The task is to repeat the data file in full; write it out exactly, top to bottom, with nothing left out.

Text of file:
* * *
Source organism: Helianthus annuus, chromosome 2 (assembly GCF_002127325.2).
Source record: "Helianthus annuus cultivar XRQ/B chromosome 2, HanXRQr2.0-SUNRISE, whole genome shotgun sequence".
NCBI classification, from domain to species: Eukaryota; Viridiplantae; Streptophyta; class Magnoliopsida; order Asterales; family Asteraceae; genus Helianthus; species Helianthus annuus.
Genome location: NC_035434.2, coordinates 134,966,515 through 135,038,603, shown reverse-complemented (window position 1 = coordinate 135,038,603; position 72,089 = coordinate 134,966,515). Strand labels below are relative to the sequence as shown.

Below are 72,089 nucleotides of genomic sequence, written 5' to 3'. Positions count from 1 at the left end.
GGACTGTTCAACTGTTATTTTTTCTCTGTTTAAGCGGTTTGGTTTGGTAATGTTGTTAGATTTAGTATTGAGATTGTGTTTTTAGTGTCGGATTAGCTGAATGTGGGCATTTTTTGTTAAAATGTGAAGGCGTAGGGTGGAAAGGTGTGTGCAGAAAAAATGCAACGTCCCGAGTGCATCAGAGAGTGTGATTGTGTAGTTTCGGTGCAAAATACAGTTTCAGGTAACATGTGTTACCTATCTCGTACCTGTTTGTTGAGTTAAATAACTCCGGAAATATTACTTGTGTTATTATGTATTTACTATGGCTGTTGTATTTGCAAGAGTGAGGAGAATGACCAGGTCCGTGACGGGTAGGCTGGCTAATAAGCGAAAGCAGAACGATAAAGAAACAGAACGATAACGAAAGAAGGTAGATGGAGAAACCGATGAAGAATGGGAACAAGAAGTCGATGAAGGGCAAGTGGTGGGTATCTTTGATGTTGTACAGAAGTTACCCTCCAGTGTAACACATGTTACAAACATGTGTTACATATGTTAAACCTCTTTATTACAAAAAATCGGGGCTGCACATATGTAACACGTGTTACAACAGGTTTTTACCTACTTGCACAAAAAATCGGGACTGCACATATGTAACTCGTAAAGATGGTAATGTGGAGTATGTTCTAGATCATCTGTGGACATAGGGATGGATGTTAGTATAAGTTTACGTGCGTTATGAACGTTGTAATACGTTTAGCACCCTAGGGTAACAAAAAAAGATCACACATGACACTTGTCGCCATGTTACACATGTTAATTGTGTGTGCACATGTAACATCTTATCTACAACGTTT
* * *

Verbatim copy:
Source organism: Helianthus annuus, chromosome 2 (assembly GCF_002127325.2).
Source record: "Helianthus annuus cultivar XRQ/B chromosome 2, HanXRQr2.0-SUNRISE, whole genome shotgun sequence".
NCBI classification, from domain to species: Eukaryota; Viridiplantae; Streptophyta; class Magnoliopsida; order Asterales; family Asteraceae; genus Helianthus; species Helianthus annuus.
Genome location: NC_035434.2, coordinates 134,966,515 through 135,038,603, shown reverse-complemented (window position 1 = coordinate 135,038,603; position 72,089 = coordinate 134,966,515). Strand labels below are relative to the sequence as shown.

Below are 72,089 nucleotides of genomic sequence, written 5' to 3'. Positions count from 1 at the left end.
GGACTGTTCAACTGTTATTTTTTCTCTGTTTAAGCGGTTTGGTTTGGTAATGTTGTTAGATTTAGTATTGAGATTGTGTTTTTAGTGTCGGATTAGCTGAATGTGGGCATTTTTTGTTAAAATGTGAAGGCGTAGGGTGGAAAGGTGTGTGCAGAAAAAATGCAACGTCCCGAGTGCATCAGAGAGTGTGATTGTGTAGTTTCGGTGCAAAATACAGTTTCAGGTAACATGTGTTACCTATCTCGTACCTGTTTGTTGAGTTAAATAACTCCGGAAATATTACTTGTGTTATTATGTATTTACTATGGCTGTTGTATTTGCAAGAGTGAGGAGAATGACCAGGTCCGTGACGGGTAGGCTGGCTAATAAGCGAAAGCAGAACGATAAAGAAACAGAACGATAACGAAAGAAGGTAGATGGAGAAACCGATGAAGAATGGGAACAAGAAGTCGATGAAGGGCAAGTGGTGGGTATCTTTGATGTTGTACAGAAGTTACCCTCCAGTGTAACACATGTTACAAACATGTGTTACATATGTTAAACCTCTTTATTACAAAAAATCGGGGCTGCACATATGTAACACGTGTTACAACAGGTTTTTACCTACTTGCACAAAAAATCGGGACTGCACATATGTAACTCGTAAAGATGGTAATGTGGAGTATGTTCTAGATCATCTGTGGACATAGGGATGGATGTTAGTATAAGTTTACGTGCGTTATGAACGTTGTAATACGTTTAGCACCCTAGGGTAACAAAAAAAGATCACACATGACACTTGTCGCCATGTTACACATGTTAATTGTGTGTGCACATGTAACATCTTATCTACAACGTTT